Either practice, with the veil or without, are permissible. Is it not obvious, then, that one must choose based on what is most charitable, most obedient to legitimate superiors, and so on? If wearing the veil or not wearing it feeds one’s pride or lessens one’s patience or any of the virtues, then I suggest that one might take on the other practice until one has the virtue needed to take on the permitted practice one naturally prefers. As Steven Covey puts it, “the main thing is to keep the main thing the main thing.” Charity and the other virtues are the main thing. Follow those first, and I think this question will take care of itself.

  36. The Cobbler says:

    Well, I’m not trying to replace Faith with understanding, but I don’t think Faith asks us _not_ to understand but rather to grow in real understanding of God, in His three Persons. Zechariah asked “How can this be?” cynically and was struck dumb; Mary asked “How can this be?” piously seeking to know the work of her Lord and was graced with Gabriel’s reply. I find that a deepening understanding of tradition (or Tradition) helps many people, myself included, to better accept its graces; we could not even begin to understand if we are unwilling, as can be seen by many who are intelligent but will not see, but if we are willing to follow we may as well get what help we can knowing what — or rather Who — we are following. The only worthy reason to understand is to Love, and therefore it must be grounded in that Love from the start rather than accepting Love only on condition of understanding; but understanding is worthy if it is for and of Love. And yes, it is never exhausted — but isn’t that itself a beautiful thing, that you can keep understanding Love more and more rather than comprehending it and leaving that some kind of done deal?

  37. The Cobbler says:

    ‘As Steven Covey puts it, “the main thing is to keep the main thing the main thing.”’
    As someone else said, “Well spoken, sir.” (Who said that? Now I’m going to wonder all night. See how distractible my brain is? Maybe the little understanding we can have of Love is important to me simply because it returns my attention to Him.)

  38. inara says:

    BLB, I always thought that Paul was specifically *not* deferring to local custom in this verse, but that his whole discourse on head coverings was specifically to combat the Corinthian habit of appearing in church bare-headed (otherwise what would be the point of his spending so long in the previous verses trying to convince them veiling was proper for Christian women to do?)
    In verse 16 (“we have no such custom”), he seems to be answering his own question from verse 13 (“is it proper for a woman to pray to God with her head uncovered?”), which he then states should even be obvious from natural law (verses 14 & 15).

  39. dans0622 says:

    Prof. Basto,
    Perhaps the 1962 Missal being “in force” is meant to equate to “mandated.”

  40. catholicmidwest says:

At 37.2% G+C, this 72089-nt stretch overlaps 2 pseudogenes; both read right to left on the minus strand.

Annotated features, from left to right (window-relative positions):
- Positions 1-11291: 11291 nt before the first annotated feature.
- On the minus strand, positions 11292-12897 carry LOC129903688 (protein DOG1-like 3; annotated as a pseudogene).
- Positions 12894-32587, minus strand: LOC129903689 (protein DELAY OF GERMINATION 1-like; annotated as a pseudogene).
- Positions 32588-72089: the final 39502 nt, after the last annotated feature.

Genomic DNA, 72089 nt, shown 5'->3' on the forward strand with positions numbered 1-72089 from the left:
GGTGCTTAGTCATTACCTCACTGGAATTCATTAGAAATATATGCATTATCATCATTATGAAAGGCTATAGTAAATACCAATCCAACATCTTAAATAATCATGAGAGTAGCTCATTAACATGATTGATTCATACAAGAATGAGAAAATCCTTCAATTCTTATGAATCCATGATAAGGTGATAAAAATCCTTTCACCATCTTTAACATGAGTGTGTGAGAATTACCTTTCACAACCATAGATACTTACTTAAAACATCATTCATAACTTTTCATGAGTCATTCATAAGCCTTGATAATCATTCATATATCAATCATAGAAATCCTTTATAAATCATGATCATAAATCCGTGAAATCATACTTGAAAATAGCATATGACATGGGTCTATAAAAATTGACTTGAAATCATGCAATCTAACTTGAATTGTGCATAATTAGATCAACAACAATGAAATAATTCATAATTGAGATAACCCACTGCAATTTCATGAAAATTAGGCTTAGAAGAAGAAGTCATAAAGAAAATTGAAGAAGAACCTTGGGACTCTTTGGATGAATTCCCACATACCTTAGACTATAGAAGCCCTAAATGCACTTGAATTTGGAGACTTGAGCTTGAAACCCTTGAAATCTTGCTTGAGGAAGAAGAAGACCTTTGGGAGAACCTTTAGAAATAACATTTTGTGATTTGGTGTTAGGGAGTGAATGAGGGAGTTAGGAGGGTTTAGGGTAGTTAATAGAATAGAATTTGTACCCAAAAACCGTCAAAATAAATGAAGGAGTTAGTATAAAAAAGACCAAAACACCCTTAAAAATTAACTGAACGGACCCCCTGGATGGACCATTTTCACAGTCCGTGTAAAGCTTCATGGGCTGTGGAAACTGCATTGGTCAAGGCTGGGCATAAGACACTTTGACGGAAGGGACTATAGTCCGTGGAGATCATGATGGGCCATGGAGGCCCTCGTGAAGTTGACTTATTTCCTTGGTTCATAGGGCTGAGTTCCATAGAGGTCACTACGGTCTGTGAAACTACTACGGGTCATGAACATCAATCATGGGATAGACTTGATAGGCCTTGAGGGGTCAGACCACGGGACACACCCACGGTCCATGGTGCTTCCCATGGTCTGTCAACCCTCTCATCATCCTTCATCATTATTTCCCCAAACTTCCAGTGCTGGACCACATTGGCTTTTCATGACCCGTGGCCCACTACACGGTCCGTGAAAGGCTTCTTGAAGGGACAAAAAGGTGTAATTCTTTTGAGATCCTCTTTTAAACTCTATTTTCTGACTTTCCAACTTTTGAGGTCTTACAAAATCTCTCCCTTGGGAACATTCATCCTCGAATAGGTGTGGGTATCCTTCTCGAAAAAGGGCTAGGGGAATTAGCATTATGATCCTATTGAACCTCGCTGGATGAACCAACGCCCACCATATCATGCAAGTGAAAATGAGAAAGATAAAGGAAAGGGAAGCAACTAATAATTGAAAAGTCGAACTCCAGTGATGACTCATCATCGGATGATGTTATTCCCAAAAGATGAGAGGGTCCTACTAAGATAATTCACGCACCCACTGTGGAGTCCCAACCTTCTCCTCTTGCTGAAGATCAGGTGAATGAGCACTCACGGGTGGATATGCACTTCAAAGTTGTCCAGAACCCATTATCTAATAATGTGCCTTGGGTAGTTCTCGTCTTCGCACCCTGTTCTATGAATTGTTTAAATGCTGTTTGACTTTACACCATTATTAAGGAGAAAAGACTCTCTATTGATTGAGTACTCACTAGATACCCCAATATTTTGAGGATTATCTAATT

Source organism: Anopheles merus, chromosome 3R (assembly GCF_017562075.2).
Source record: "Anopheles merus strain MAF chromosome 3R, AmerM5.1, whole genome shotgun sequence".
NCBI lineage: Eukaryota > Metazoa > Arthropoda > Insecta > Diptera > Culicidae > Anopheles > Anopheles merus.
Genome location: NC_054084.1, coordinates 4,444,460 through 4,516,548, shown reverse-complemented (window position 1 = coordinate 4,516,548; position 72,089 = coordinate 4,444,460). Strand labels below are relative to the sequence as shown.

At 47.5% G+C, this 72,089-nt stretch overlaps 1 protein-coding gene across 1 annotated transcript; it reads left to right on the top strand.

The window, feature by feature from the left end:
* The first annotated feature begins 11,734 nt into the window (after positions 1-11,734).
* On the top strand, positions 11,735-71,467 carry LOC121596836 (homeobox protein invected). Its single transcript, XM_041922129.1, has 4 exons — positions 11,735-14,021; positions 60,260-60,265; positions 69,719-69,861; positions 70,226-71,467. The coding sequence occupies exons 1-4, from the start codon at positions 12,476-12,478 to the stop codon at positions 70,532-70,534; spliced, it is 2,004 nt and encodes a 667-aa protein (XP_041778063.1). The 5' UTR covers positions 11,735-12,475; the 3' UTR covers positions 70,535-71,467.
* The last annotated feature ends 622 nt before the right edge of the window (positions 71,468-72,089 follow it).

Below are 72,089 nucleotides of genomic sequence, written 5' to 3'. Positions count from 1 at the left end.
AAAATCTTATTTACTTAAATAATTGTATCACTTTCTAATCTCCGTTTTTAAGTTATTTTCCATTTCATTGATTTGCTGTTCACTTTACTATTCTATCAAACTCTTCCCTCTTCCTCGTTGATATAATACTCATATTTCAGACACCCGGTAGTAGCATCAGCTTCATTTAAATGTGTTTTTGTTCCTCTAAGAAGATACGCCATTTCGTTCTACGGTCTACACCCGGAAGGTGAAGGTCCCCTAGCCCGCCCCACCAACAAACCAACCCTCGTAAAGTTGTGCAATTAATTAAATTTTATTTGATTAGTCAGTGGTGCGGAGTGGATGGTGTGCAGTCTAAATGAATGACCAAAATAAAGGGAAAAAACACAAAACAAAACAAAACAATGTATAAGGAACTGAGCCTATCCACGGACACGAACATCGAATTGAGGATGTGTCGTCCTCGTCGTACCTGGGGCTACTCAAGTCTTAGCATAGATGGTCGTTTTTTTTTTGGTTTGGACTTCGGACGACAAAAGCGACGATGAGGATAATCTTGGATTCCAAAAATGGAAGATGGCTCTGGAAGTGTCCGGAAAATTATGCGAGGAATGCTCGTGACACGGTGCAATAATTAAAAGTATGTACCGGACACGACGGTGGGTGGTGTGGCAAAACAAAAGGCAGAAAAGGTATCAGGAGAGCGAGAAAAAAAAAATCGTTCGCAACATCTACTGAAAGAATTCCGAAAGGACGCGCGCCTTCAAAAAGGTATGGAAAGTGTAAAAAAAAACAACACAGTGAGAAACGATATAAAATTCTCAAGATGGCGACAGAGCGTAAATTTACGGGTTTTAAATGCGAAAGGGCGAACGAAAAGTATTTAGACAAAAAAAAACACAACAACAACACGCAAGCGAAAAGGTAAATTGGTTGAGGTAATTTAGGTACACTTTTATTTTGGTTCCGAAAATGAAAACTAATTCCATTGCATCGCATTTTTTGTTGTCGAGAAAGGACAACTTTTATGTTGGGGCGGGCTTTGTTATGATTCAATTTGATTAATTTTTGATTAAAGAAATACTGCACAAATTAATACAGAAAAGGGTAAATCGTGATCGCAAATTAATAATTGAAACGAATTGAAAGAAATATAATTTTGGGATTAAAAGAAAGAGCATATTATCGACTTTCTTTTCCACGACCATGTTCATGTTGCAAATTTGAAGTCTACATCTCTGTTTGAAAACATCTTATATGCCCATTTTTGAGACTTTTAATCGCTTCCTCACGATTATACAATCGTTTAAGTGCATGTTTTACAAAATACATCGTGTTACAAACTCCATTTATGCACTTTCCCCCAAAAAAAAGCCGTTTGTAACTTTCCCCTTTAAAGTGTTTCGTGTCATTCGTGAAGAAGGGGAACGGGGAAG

I don’t get the hat thing.

    The Church is supposed to go out and teach the Gospel. We have tons of work to do, and what are we doing instead?? Playing with hats.

  41. Mike Morrow says:

    I’m hoping for another issue to be addressed by the esteemed Cardinal Burke with a similar statement:

    “It is, however, the expectation that those receive communion at the Mass according to the Extraordinary Form observe the three-hour Eucharistic fast, as was the practice at the time that the 1962 Missale Romanum was promulgated. ”

    That’s something which is long overdue for restoration, even more important than the important veil issue.

    When I see a woman veiled at an EF Mass, I see a woman for whom Catholic tradition obviously has significance that she understands.

    I don’t understand those who speak of the veil issue as an “alien” custom. Those who do must then find the Extraordinary Form Mass itself to be extraordinarily alien.

  42. GirlCanChant says:

    Random Friar:
    I have a little story for you. About 2 weeks ago I went home to visit the cemetary before Easter. Since it had rained the day before, I changed out of what I worn to Mass that morning into jeans and sneakers. As soon as I got back to my apartment, I headed to Confession. About halfway to church, I was horrified to realize I was still wearing my jeans! It was too late to turn back, though, so I wound up confessing in jeans, sneakers, hoodie, and a veil! I was very glad for the confessional screen. ;-)

  43. rob_p says:

    MichaelJ: Actually Canon 6 section 1 does specifically abrogate the entire 1917 code. There is no law which would require women to veil when they assist at the liturgy.

  44. moon1234 says:

    As for communion in the hand at EF Masses, there was a private reply be Ecclesiae Dei already about this:

    “the celebration of Holy Mass in the Extraordinary Form envisages the reception of Holy Communion while kneeling, as the Sacred Host is laid directly on the tongue of the communicant. There is no provision for the distribution of Holy Communion on the hand in this Form of the Holy Mass.”

    So it would seem that, even though canon law may allow communion in the hand, this particular provision has no place in the EF. If one would carry this further, a Priest could deny communion in the hand at an EF Mass.

    It seems that as more questions are posed to vatican officials concerning WHAT is allowed at EF Masses the trend has been that we do what was done 1962 and not what is law/custom today.

    This would run the gammut then from no communion in the hand (period! If you believe the response from ED), chapel veils SHOULD be worn (no sin if not, but would be considered required). By extension then we would assume that service at the altar is restricted to men/boys only, there are NO LAY EMHC, etc.

    I am actually encouraged by this trend. It seems to be a bulwark against new innovations from creeping into the EF Mass.

  45. Melody says:

    Just my two cents as a woman who sometimes veils, but I think the modern practice is a kind of devotion when one considers all the things it symbolizes. It’s beneficial but not required.